Written by: Steven Jones on Wednesday 27/04/2016
Commercial property is often seen as a long-term investment with incremental year-on-year gains. However, there are some ways that you can increase the value of your commercial investment – we take a look at the simplest methods of doing so which won’t cost you a fortune.
If you’re the owner of an industrial property, this may be easier said than done. However, whether you own a warehouse, retail outlet or residential property, you can add instant perceived value by maintaining the perimeter, ensuring the façade is neat and tidy and the car park, if appropriate, is well-delineated as well as keeping the area litter-free. Any garden areas need to be regularly maintained, the grass cut and the weeds dug out.
Retail and office spaces will benefit from modern, secure, energy-reducing windows and doors which will not only let in more light and reduce noise but also demonstrate that you’ve invested in your property.
If the interior of your property is looking a little dated, get it professionally decorated in neutral shades. This is a sure fire way of attracting the right attention from quality tenants – they can either simply occupy the property and start trading or can stamp their own individual touches on it.
Also consider the utilitarian areas of a property – kitchens and bathrooms in particular. If you wouldn’t want to use the facilities why should your tenants?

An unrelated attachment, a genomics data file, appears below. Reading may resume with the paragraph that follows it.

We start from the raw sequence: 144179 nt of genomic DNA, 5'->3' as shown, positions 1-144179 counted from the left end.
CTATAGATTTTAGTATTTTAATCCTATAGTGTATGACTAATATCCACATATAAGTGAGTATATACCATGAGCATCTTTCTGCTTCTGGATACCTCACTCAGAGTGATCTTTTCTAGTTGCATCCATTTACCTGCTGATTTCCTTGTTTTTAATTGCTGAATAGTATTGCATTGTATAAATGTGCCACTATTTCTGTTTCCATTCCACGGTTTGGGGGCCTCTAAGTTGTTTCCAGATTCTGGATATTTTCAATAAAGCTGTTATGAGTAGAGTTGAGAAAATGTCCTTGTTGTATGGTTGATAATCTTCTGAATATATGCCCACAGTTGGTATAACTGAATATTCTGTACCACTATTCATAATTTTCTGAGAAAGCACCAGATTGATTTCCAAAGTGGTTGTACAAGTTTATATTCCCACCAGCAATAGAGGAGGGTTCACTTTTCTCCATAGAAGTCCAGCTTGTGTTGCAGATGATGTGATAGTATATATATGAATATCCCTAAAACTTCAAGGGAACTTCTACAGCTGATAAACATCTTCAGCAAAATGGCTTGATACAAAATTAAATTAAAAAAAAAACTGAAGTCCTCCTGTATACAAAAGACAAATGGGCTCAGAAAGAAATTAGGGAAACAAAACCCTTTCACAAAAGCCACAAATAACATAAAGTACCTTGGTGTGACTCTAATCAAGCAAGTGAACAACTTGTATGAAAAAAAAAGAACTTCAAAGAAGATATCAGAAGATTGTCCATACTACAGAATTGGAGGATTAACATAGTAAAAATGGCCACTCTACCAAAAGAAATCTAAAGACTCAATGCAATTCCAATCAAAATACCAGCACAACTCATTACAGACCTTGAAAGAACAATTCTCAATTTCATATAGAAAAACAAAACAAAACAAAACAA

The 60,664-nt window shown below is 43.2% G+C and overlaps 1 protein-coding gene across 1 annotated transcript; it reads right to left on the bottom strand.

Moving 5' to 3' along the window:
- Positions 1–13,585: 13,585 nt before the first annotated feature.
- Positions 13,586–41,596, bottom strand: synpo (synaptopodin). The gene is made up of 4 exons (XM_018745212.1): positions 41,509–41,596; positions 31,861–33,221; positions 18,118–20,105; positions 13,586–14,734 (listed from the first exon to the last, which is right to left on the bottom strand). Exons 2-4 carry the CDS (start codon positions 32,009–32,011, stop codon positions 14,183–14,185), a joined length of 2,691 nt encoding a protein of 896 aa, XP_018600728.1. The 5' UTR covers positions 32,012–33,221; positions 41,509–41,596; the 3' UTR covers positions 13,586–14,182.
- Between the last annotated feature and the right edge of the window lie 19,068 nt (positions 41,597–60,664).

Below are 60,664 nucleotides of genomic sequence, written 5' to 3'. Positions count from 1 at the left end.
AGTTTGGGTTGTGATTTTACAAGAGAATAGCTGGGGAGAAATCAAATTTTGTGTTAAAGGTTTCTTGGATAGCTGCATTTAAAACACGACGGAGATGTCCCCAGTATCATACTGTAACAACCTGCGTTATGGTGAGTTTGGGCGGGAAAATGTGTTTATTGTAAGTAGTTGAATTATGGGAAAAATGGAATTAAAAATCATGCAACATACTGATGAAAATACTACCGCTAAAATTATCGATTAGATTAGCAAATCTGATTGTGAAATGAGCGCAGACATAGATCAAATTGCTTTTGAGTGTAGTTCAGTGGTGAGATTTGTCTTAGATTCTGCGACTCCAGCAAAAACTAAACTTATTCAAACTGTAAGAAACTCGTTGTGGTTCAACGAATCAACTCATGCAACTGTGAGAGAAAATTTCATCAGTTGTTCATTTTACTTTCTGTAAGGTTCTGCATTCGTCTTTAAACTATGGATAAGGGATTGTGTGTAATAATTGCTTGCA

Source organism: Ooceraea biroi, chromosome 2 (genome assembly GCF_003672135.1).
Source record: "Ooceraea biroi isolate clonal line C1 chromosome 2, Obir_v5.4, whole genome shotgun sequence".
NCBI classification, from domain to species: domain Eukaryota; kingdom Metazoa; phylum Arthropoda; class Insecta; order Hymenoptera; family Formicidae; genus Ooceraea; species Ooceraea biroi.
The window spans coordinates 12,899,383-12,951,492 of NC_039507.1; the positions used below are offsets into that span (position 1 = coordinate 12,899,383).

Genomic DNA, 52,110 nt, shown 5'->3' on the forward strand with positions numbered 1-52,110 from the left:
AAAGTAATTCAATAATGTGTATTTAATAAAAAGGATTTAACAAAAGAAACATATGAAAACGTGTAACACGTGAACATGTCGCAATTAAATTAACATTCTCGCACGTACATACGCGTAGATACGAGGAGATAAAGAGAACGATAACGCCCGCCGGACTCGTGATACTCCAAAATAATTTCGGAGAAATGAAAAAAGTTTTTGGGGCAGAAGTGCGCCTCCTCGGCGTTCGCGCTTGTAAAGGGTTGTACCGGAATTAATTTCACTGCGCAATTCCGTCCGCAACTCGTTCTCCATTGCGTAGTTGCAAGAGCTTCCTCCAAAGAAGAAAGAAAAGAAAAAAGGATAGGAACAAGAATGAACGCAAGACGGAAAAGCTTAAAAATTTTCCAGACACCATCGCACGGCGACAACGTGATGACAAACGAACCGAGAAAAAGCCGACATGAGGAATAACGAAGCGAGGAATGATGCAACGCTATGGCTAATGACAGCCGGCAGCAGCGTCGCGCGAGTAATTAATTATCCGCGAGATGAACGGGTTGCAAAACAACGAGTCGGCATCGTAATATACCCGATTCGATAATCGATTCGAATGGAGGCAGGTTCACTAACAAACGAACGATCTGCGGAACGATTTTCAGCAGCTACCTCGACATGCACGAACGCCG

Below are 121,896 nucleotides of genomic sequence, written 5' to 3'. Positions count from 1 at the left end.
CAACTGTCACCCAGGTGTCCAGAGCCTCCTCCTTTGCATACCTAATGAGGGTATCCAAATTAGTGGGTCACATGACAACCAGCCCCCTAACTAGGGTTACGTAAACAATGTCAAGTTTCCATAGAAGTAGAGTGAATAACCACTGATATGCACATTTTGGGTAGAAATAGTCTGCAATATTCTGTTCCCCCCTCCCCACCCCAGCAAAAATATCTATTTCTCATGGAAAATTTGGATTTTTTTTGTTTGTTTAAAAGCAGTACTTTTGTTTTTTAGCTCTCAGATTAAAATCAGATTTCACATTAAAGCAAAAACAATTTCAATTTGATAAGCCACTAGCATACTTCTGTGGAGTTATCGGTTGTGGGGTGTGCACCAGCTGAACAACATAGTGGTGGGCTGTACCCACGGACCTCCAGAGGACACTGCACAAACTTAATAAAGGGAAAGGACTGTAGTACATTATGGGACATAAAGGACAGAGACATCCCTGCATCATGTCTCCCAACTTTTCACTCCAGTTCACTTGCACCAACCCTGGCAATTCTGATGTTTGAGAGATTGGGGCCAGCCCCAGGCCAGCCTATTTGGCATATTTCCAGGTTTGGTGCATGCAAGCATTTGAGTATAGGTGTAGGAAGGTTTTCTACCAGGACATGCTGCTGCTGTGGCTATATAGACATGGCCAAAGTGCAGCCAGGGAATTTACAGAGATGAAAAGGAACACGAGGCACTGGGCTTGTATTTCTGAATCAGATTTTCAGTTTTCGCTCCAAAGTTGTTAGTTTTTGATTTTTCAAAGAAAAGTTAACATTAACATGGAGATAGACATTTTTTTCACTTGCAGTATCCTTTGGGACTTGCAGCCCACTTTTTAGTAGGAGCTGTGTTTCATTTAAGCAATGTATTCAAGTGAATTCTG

If you can extend your property to increase its size, you can either get more tenants in or charge more rent. You will need to seek relevant planning permission before you alter your building.
If you can’t extend, think about maximising the rentable square footage. A qualified surveyor may be able to help you re-evaluate the space and add to the area that you can charge rent on – for example, a large but under-utilised reception area may be able to become a rentable room in an office block or an unused attic space could become an extra bedroom.
Perhaps the simplest and most cost-effective course of action is to raise the rent. However this has to be tempered with the knowledge that if you raise the rent too much, your tenants may leave and you may have a vacant property on your hands which will generate no income whatsoever. Do your market research carefully and evaluate what the ceiling is for similar properties in your area. If you find you are charging too little, write a clause into the rental agreement at renewal time that the rent will increase in line with market values. This will be especially relevant if you’ve recently made improvements to the property.
If you’re paying a substantial amount of business rates ask your local assessor to re-evaluate your property. It could be that the current rateable value is based on an assessment which was done at the height of the property boom and could be reduced, saving you money.
If you need advice or information on any aspect of commercial property ownership, leases or valuations, contact the Eddisons team. Our experienced and professional staff can offer you confidential advice on your commercial property portfolio.